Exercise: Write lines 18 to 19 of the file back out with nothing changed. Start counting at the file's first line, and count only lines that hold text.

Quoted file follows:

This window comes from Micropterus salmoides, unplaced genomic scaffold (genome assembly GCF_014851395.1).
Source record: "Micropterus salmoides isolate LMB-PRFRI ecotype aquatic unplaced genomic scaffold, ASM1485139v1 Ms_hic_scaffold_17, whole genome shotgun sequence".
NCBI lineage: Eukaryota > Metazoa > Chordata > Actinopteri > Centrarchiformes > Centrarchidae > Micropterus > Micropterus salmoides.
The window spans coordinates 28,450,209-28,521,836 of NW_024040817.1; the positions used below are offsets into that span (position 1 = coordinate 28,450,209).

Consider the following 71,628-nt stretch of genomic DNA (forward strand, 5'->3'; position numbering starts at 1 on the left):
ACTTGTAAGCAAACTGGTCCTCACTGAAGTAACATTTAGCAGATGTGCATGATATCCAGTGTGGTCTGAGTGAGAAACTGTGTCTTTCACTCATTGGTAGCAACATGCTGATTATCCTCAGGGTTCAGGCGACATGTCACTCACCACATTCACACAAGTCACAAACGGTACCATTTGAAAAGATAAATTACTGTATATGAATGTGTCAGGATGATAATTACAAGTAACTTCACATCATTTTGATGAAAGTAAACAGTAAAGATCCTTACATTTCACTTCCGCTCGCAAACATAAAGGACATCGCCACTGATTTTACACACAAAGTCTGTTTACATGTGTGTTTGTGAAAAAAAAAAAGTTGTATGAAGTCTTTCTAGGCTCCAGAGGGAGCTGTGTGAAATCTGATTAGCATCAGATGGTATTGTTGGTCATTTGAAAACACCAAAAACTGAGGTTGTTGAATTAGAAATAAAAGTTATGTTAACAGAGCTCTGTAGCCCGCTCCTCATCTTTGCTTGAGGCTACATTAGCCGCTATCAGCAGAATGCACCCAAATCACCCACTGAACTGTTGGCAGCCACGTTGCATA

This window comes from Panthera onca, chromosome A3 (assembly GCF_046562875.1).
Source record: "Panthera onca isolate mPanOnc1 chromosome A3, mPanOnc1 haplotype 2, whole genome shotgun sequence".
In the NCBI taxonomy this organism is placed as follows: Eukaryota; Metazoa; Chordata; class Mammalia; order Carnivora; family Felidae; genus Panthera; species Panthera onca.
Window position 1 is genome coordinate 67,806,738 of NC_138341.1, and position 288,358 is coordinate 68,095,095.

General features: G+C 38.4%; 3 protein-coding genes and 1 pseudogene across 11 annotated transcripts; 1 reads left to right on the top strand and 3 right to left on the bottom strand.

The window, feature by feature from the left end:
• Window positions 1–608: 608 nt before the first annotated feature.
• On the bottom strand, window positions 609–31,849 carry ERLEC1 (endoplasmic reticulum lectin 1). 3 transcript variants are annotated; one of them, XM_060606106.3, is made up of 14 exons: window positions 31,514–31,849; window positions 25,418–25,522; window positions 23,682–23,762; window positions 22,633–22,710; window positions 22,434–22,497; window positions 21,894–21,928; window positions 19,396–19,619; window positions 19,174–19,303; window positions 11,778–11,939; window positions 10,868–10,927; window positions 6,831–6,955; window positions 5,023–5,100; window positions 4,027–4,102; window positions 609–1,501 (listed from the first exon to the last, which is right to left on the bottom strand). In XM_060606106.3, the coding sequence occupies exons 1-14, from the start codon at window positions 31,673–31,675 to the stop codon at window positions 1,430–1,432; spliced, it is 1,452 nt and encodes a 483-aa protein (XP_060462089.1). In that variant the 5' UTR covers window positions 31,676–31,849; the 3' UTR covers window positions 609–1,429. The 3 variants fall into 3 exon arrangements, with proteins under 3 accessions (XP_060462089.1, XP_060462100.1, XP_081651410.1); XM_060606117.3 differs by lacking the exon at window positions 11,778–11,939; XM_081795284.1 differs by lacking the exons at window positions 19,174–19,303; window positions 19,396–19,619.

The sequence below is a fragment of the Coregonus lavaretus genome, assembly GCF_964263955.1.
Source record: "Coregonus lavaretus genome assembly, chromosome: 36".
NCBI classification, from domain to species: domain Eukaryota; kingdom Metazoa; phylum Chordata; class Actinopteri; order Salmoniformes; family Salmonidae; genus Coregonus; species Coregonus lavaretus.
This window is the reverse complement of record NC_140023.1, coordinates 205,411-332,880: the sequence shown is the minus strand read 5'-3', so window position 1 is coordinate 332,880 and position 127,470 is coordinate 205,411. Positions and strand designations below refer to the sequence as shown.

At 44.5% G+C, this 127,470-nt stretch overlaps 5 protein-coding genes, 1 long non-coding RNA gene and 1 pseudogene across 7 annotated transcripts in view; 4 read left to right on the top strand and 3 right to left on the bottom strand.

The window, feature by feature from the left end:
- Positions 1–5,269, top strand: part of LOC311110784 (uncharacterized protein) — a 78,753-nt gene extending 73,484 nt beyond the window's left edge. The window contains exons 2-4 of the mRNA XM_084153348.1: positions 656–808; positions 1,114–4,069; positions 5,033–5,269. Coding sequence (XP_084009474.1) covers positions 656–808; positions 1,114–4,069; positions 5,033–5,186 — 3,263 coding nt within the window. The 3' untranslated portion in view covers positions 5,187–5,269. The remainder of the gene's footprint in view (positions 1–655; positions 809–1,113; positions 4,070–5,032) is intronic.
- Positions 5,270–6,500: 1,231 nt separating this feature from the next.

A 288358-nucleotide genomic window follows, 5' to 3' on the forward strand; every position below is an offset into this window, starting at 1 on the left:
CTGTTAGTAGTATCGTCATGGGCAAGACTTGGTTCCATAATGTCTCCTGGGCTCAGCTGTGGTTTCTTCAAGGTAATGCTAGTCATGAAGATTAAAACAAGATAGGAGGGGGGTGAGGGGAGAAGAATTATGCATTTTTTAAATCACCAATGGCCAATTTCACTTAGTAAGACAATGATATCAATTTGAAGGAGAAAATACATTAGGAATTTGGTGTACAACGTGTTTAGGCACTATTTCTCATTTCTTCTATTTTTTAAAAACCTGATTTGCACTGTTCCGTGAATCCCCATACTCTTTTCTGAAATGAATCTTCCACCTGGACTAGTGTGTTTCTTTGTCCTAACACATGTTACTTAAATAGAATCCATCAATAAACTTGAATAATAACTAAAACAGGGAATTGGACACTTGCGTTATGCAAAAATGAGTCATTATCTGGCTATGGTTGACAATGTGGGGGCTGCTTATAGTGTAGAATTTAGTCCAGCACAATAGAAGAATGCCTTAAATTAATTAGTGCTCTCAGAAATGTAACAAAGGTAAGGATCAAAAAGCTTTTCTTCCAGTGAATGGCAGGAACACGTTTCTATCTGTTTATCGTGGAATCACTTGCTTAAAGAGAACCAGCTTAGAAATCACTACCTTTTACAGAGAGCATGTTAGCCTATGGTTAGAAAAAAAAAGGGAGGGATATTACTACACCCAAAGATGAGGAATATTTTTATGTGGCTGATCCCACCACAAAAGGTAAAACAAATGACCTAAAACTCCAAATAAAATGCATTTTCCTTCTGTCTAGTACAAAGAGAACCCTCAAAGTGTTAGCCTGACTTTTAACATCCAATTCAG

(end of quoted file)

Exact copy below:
This window is the reverse complement of record NC_140023.1, coordinates 205,411-332,880: the sequence shown is the minus strand read 5'-3', so window position 1 is coordinate 332,880 and position 127,470 is coordinate 205,411. Positions and strand designations below refer to the sequence as shown.

At 44.5% G+C, this 127,470-nt stretch overlaps 5 protein-coding genes, 1 long non-coding RNA gene and 1 pseudogene across 7 annotated transcripts in view; 4 read left to right on the top strand and 3 right to left on the bottom strand.